Kent Attainable Housing hosted a lunch and learn with District 46 Delegate Brooke Lierman at The Retriever Bar in Chestertown to discuss state housing policy and implications for local rural communities like Kent County.
Brooke was a lead sponsor for legislation that is designed to help confront the real estate appraisal gap in redlined communities; specifically, “the bill would provide funds to help developers cover the gap between renovation costs and appraisal values in certain distressed areas, a persistent thorn in neighborhood redevelopment efforts,” according to Baltimore Business Journal.
Kent Attainable Housing Executive Darius Johnson says that the ability to access funding to close the appraisal gap is critical to KAH’s mission.
“We’re currently providing those funds using private donations from the local community. Public funding (from this legislation) would enable us to stretch our dollar further and create a deeper impact for the families that we’re striving to help,” Johnson says.
Kent County has a strong wealth gap and public funding key to closing that gap and creating opportunities for families to build a better life.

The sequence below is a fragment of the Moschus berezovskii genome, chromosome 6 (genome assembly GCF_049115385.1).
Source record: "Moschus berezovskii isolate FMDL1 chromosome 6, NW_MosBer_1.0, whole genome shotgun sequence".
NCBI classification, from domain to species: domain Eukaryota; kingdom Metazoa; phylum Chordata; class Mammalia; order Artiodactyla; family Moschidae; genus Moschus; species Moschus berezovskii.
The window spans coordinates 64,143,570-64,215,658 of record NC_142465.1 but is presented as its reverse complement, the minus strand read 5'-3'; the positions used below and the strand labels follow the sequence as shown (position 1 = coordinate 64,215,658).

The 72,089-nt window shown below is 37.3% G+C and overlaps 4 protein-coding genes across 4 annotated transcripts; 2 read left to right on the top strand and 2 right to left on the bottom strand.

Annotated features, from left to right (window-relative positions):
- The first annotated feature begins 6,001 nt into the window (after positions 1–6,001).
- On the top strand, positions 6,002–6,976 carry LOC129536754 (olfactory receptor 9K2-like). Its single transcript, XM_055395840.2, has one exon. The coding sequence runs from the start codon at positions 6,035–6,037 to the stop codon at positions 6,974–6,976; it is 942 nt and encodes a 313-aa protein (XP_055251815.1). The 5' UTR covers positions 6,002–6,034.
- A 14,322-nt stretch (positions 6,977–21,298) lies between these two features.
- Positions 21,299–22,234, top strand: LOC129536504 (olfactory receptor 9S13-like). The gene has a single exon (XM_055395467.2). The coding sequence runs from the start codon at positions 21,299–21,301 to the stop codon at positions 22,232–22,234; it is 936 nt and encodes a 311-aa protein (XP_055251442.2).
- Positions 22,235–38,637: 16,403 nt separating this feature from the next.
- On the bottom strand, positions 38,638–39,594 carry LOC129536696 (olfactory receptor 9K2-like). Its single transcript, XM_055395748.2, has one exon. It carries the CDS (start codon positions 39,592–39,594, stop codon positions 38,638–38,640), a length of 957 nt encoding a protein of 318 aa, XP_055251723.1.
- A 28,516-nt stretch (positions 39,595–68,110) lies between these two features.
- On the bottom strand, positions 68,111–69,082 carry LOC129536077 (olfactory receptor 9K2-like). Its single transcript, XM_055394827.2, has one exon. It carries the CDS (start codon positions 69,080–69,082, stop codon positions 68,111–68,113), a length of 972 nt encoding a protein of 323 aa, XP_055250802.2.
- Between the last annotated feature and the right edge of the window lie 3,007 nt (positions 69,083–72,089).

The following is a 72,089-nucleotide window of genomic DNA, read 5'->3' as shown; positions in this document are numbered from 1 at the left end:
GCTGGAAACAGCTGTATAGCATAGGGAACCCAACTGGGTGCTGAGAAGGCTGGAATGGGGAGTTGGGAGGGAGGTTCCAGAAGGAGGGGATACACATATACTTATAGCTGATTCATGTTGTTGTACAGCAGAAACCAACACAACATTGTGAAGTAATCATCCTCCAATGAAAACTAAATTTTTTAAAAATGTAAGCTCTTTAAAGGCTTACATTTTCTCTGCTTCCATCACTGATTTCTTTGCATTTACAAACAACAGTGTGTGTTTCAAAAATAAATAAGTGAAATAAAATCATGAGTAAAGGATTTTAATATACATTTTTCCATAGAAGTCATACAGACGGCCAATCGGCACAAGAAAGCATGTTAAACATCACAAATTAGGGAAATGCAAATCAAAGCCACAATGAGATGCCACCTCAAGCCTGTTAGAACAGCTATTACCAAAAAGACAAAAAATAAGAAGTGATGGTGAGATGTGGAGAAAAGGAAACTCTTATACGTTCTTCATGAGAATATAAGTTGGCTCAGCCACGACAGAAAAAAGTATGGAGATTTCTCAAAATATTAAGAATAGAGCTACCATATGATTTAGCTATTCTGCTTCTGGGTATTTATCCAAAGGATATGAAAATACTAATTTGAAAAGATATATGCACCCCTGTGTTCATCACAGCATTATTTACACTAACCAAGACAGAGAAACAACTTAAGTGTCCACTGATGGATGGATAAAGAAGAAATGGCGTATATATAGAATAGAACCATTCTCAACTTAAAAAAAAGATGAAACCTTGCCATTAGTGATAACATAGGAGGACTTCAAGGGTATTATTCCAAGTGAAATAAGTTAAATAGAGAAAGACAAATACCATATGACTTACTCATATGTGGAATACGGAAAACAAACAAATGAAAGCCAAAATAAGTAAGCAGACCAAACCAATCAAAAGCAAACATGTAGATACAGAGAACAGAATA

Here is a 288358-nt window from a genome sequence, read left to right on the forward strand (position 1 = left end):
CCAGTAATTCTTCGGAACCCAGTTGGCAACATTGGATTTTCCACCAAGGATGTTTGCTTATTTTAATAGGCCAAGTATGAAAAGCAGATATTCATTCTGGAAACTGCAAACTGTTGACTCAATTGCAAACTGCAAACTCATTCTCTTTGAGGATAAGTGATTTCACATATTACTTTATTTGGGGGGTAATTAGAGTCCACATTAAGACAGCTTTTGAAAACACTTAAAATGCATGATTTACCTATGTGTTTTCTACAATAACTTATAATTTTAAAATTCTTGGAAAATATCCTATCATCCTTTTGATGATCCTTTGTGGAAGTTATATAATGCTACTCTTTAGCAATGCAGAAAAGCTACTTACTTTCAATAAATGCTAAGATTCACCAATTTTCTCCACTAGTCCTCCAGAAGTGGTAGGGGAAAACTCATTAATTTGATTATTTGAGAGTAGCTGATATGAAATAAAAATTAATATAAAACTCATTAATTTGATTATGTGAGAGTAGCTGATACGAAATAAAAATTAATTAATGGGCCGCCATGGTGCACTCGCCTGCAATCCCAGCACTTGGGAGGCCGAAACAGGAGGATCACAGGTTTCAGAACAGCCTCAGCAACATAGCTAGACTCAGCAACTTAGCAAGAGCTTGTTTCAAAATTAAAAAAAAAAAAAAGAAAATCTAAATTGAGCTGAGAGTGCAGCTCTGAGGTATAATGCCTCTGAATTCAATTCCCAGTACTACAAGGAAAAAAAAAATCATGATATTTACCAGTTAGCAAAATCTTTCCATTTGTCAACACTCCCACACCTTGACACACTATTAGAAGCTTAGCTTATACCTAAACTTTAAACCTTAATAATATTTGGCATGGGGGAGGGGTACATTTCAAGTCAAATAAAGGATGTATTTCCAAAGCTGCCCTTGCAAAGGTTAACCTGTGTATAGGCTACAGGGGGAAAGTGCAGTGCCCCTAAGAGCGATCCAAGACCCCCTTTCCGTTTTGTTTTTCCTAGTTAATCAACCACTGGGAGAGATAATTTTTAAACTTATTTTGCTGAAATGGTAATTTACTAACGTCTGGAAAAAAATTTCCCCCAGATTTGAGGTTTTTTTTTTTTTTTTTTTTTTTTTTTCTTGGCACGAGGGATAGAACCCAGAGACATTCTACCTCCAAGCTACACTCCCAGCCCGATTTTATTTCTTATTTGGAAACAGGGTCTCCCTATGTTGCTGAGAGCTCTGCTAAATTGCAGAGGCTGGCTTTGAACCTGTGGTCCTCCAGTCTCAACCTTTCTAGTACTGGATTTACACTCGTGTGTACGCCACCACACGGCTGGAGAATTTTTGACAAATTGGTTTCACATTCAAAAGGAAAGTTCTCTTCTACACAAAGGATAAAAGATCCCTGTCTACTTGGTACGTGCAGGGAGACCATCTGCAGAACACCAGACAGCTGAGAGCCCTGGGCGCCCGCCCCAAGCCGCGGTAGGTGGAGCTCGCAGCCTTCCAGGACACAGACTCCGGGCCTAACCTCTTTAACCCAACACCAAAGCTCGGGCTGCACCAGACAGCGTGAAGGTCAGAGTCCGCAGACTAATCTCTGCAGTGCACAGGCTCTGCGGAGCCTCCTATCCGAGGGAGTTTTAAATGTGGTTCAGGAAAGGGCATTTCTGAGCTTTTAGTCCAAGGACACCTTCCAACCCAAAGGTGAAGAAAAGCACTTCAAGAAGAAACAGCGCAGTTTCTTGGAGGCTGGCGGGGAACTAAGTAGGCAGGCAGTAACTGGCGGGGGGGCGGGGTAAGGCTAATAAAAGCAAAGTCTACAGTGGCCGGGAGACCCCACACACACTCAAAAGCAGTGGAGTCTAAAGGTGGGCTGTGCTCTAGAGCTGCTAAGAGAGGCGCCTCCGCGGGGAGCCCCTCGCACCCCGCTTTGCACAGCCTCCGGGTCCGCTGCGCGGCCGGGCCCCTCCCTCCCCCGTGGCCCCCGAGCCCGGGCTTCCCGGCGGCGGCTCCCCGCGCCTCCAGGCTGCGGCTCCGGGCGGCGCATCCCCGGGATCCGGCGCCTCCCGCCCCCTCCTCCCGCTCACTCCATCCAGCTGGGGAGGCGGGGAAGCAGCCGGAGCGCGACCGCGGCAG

“Rural communities tend to struggle to capitalize on these funding programs, so it was extremely beneficial to discuss Kent County’s unique challenges and opportunities with Delegate Lierman, who is a strong advocate for equitable housing.”
There is still data to be collected and studies to be conducted before the funding is deployed, but Johnson felt that the conversation was helpful for KAH’s positioning and understanding.
This video is approximately two minutes in length. For more about Kent Attainable Housing please go here
Write a Letter to the Editor on this Article
We encourage readers to offer their point of view on this article by submitting the following form. Editing is sometimes necessary and is done at the discretion of the editorial staff.